Did these proactive activities lessen the suffering of what would have happened otherwise? We don’t know. We can’t live in two universes at the same time. We don’t know what would have happened if we had done something else. Forever people will argue that it wasn’t as bad as it might have been because it was never going to be that bad. And forever other people will argue that it wasn’t as bad as it might have been because we did what we did. We don’t know.

Doesn’t that sound like plant maintenance? There are persons that say we do too much maintenance and there are persons saying we do not do enough maintenance. But “we don’t know” what will happen if we don’t grease a bearing every month. Will that bearing fail? If so, when? Can we cut our maintenance cost in half by greasing it every two months instead?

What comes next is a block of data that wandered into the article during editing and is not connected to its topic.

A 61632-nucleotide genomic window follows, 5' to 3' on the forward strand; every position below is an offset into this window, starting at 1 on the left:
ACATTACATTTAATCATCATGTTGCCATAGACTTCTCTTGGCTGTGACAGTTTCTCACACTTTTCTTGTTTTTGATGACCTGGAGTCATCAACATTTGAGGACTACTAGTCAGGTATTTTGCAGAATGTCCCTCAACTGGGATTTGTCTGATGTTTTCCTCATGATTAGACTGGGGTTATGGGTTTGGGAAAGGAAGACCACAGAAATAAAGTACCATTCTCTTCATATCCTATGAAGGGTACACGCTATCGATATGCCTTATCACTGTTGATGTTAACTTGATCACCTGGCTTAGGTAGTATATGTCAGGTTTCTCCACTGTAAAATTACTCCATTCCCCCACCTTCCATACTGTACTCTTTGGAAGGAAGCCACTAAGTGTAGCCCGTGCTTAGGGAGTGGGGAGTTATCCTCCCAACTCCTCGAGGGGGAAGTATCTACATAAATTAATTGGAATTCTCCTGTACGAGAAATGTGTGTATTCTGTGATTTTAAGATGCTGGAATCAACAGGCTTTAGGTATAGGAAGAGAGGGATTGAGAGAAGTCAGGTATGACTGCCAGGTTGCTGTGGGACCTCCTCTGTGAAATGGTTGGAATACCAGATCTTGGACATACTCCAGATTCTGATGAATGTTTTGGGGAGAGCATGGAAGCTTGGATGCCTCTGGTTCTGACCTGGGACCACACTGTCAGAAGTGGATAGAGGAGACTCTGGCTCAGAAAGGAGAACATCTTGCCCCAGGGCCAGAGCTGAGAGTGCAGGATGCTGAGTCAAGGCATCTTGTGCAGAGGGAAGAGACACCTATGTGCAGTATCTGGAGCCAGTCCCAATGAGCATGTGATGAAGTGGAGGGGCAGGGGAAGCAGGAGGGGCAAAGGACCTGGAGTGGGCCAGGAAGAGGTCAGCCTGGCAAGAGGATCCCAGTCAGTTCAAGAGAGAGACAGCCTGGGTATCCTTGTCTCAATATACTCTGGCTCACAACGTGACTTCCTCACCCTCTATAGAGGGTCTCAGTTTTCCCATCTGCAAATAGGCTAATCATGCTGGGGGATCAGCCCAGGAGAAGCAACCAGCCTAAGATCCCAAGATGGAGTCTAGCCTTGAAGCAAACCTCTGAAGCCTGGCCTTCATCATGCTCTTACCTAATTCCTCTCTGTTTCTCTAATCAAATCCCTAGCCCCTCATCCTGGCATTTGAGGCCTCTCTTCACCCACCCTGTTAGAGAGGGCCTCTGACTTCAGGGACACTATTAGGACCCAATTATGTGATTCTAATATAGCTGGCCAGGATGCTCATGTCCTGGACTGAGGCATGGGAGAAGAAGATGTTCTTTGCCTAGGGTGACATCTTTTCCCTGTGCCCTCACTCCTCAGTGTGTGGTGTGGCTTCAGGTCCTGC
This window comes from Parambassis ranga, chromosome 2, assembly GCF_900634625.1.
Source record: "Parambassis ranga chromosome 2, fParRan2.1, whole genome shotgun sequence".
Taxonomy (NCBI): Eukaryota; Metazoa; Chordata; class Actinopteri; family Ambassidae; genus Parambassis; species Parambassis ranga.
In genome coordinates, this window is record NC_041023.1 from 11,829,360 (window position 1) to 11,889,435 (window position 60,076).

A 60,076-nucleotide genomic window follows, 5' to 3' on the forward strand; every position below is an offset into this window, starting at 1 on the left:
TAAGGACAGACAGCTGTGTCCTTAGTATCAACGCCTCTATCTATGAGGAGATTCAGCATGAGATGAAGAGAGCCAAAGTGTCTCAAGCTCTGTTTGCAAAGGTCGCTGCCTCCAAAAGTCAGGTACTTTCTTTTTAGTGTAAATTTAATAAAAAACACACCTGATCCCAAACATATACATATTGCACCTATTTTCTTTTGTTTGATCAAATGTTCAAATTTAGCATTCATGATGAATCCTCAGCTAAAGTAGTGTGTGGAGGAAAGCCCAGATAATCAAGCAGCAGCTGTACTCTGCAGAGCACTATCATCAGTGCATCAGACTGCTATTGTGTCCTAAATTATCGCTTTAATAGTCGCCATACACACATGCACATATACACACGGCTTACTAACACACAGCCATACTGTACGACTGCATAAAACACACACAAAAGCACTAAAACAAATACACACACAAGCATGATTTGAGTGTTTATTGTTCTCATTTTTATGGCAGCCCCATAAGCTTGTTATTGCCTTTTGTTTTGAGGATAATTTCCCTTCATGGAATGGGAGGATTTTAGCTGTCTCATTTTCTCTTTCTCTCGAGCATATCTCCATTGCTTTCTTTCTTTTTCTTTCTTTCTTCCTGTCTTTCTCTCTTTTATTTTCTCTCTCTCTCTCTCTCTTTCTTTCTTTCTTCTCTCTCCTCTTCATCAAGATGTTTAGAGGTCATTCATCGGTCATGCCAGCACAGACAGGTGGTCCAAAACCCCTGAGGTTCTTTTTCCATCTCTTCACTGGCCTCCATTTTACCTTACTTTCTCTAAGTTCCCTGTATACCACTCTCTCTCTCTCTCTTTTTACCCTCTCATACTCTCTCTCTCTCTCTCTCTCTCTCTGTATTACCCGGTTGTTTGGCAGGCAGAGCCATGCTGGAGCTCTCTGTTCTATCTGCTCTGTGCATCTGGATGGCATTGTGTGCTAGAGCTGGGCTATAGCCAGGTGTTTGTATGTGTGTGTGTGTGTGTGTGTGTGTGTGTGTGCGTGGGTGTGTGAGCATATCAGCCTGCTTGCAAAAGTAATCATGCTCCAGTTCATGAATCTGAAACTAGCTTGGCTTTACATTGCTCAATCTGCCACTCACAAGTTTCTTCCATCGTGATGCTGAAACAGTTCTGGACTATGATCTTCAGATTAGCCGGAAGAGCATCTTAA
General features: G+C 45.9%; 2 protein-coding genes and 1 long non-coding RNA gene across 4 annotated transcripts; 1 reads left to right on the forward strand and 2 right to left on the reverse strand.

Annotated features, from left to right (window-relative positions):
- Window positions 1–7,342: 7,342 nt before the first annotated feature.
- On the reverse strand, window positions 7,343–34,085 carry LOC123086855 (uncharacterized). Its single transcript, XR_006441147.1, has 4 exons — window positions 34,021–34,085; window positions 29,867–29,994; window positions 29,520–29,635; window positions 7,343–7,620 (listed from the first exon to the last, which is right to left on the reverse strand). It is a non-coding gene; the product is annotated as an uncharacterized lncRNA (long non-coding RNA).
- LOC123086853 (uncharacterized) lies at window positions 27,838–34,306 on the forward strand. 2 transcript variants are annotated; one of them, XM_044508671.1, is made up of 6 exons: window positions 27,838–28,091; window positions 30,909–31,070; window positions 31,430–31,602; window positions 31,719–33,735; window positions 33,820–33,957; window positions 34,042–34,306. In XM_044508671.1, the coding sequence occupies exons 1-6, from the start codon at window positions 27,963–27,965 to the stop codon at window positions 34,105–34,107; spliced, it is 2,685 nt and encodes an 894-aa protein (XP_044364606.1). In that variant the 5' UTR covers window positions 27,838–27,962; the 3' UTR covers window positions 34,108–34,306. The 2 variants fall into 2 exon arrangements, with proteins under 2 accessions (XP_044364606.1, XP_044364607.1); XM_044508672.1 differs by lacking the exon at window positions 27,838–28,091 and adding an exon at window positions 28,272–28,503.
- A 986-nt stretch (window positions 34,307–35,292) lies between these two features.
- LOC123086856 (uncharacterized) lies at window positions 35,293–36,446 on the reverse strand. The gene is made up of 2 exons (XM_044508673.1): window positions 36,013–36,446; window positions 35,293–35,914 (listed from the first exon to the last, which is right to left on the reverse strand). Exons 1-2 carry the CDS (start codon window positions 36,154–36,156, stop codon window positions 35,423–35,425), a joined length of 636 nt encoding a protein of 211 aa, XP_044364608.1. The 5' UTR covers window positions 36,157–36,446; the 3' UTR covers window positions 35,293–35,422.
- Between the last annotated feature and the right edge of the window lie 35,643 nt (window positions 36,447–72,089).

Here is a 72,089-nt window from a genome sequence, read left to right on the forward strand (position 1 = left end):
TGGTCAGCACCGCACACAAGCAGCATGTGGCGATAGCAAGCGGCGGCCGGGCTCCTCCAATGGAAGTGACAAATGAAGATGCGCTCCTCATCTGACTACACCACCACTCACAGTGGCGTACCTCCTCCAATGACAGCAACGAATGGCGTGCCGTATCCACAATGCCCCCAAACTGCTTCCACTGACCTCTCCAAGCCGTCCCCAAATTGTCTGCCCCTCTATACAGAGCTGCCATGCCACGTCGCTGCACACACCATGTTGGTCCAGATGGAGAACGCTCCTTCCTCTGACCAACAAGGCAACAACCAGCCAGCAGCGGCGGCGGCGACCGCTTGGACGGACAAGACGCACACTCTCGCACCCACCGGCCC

If we could predict the future precisely, we’d buy lottery tickets with winning numbers. Some companies buy sealed bearings that don’t require greasing. Is that a better practice than properly greasing bearings? Will a sealed bearing ever fail? Would a program to hire and train craftspersons to grease bearings be more cost effective? Would our work management system deploy and allow our trained craftspersons time to grease bearings properly? If we greased the bearings properly, would they still fail? When?